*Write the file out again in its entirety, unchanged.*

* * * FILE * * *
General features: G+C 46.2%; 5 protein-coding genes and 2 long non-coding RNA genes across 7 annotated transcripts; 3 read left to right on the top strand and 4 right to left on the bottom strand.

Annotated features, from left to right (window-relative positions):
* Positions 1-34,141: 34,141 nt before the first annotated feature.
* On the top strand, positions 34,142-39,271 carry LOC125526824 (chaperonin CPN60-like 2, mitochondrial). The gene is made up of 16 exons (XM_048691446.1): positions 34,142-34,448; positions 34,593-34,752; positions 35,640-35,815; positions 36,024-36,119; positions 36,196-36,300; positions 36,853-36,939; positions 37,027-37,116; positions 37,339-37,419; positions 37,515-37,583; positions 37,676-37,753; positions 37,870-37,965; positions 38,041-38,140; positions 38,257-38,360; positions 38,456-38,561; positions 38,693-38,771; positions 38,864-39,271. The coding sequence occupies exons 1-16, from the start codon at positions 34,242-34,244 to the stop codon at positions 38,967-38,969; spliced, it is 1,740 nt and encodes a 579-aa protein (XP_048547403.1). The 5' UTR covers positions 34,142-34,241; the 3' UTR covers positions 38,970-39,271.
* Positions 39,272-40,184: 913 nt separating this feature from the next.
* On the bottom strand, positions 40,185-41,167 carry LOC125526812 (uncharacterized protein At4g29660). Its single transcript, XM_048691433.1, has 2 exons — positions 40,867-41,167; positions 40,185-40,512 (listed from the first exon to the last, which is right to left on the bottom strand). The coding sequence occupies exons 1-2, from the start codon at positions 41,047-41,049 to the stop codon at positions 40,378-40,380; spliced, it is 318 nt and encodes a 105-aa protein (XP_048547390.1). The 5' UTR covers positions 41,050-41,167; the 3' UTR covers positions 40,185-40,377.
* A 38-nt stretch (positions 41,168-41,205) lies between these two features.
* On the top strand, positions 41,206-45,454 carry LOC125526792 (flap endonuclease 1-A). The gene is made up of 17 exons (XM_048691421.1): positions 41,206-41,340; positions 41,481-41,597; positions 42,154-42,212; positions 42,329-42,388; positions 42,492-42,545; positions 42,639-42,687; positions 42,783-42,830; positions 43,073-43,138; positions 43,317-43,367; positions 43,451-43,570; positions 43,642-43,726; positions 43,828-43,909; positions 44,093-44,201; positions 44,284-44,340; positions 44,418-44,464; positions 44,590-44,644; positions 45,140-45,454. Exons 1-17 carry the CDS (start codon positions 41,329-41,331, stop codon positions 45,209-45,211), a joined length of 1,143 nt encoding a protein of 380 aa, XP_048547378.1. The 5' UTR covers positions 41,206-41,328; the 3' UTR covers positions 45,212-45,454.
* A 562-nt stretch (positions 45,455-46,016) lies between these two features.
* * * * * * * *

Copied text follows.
General features: G+C 46.2%; 5 protein-coding genes and 2 long non-coding RNA genes across 7 annotated transcripts; 3 read left to right on the top strand and 4 right to left on the bottom strand.

Annotated features, from left to right (window-relative positions):
* Positions 1-34,141: 34,141 nt before the first annotated feature.
* On the top strand, positions 34,142-39,271 carry LOC125526824 (chaperonin CPN60-like 2, mitochondrial). The gene is made up of 16 exons (XM_048691446.1): positions 34,142-34,448; positions 34,593-34,752; positions 35,640-35,815; positions 36,024-36,119; positions 36,196-36,300; positions 36,853-36,939; positions 37,027-37,116; positions 37,339-37,419; positions 37,515-37,583; positions 37,676-37,753; positions 37,870-37,965; positions 38,041-38,140; positions 38,257-38,360; positions 38,456-38,561; positions 38,693-38,771; positions 38,864-39,271. The coding sequence occupies exons 1-16, from the start codon at positions 34,242-34,244 to the stop codon at positions 38,967-38,969; spliced, it is 1,740 nt and encodes a 579-aa protein (XP_048547403.1). The 5' UTR covers positions 34,142-34,241; the 3' UTR covers positions 38,970-39,271.
* Positions 39,272-40,184: 913 nt separating this feature from the next.
* On the bottom strand, positions 40,185-41,167 carry LOC125526812 (uncharacterized protein At4g29660). Its single transcript, XM_048691433.1, has 2 exons — positions 40,867-41,167; positions 40,185-40,512 (listed from the first exon to the last, which is right to left on the bottom strand). The coding sequence occupies exons 1-2, from the start codon at positions 41,047-41,049 to the stop codon at positions 40,378-40,380; spliced, it is 318 nt and encodes a 105-aa protein (XP_048547390.1). The 5' UTR covers positions 41,050-41,167; the 3' UTR covers positions 40,185-40,377.
* A 38-nt stretch (positions 41,168-41,205) lies between these two features.
* On the top strand, positions 41,206-45,454 carry LOC125526792 (flap endonuclease 1-A). The gene is made up of 17 exons (XM_048691421.1): positions 41,206-41,340; positions 41,481-41,597; positions 42,154-42,212; positions 42,329-42,388; positions 42,492-42,545; positions 42,639-42,687; positions 42,783-42,830; positions 43,073-43,138; positions 43,317-43,367; positions 43,451-43,570; positions 43,642-43,726; positions 43,828-43,909; positions 44,093-44,201; positions 44,284-44,340; positions 44,418-44,464; positions 44,590-44,644; positions 45,140-45,454. Exons 1-17 carry the CDS (start codon positions 41,329-41,331, stop codon positions 45,209-45,211), a joined length of 1,143 nt encoding a protein of 380 aa, XP_048547378.1. The 5' UTR covers positions 41,206-41,328; the 3' UTR covers positions 45,212-45,454.
* A 562-nt stretch (positions 45,455-46,016) lies between these two features.